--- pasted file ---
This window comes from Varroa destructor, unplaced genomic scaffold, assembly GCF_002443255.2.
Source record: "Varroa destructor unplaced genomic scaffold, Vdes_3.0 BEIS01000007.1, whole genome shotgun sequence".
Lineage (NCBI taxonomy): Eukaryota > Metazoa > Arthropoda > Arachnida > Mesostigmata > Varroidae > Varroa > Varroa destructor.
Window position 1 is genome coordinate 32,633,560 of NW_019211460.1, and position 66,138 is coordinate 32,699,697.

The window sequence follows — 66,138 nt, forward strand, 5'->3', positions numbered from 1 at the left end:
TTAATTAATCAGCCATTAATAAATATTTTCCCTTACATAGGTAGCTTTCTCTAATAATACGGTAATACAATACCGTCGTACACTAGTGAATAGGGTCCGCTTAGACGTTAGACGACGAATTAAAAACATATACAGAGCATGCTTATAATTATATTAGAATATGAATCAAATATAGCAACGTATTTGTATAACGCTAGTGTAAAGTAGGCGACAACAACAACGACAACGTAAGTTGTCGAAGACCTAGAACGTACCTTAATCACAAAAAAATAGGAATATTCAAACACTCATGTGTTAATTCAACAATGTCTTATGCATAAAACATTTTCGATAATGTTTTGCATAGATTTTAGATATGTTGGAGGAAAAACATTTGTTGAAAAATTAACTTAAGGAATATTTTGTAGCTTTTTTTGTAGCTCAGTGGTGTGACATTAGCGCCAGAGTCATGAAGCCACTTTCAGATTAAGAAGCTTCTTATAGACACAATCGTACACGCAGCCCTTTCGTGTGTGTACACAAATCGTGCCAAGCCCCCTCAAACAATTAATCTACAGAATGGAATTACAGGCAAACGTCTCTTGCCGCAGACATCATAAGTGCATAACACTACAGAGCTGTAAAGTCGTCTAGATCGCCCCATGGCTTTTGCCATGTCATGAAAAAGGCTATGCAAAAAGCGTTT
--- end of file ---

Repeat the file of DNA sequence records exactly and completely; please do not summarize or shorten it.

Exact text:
This window comes from Varroa destructor, unplaced genomic scaffold, assembly GCF_002443255.2.
Source record: "Varroa destructor unplaced genomic scaffold, Vdes_3.0 BEIS01000007.1, whole genome shotgun sequence".
Lineage (NCBI taxonomy): Eukaryota > Metazoa > Arthropoda > Arachnida > Mesostigmata > Varroidae > Varroa > Varroa destructor.
Window position 1 is genome coordinate 32,633,560 of NW_019211460.1, and position 66,138 is coordinate 32,699,697.

The window sequence follows — 66,138 nt, forward strand, 5'->3', positions numbered from 1 at the left end:
TTAATTAATCAGCCATTAATAAATATTTTCCCTTACATAGGTAGCTTTCTCTAATAATACGGTAATACAATACCGTCGTACACTAGTGAATAGGGTCCGCTTAGACGTTAGACGACGAATTAAAAACATATACAGAGCATGCTTATAATTATATTAGAATATGAATCAAATATAGCAACGTATTTGTATAACGCTAGTGTAAAGTAGGCGACAACAACAACGACAACGTAAGTTGTCGAAGACCTAGAACGTACCTTAATCACAAAAAAATAGGAATATTCAAACACTCATGTGTTAATTCAACAATGTCTTATGCATAAAACATTTTCGATAATGTTTTGCATAGATTTTAGATATGTTGGAGGAAAAACATTTGTTGAAAAATTAACTTAAGGAATATTTTGTAGCTTTTTTTGTAGCTCAGTGGTGTGACATTAGCGCCAGAGTCATGAAGCCACTTTCAGATTAAGAAGCTTCTTATAGACACAATCGTACACGCAGCCCTTTCGTGTGTGTACACAAATCGTGCCAAGCCCCCTCAAACAATTAATCTACAGAATGGAATTACAGGCAAACGTCTCTTGCCGCAGACATCATAAGTGCATAACACTACAGAGCTGTAAAGTCGTCTAGATCGCCCCATGGCTTTTGCCATGTCATGAAAAAGGCTATGCAAAAAGCGTTT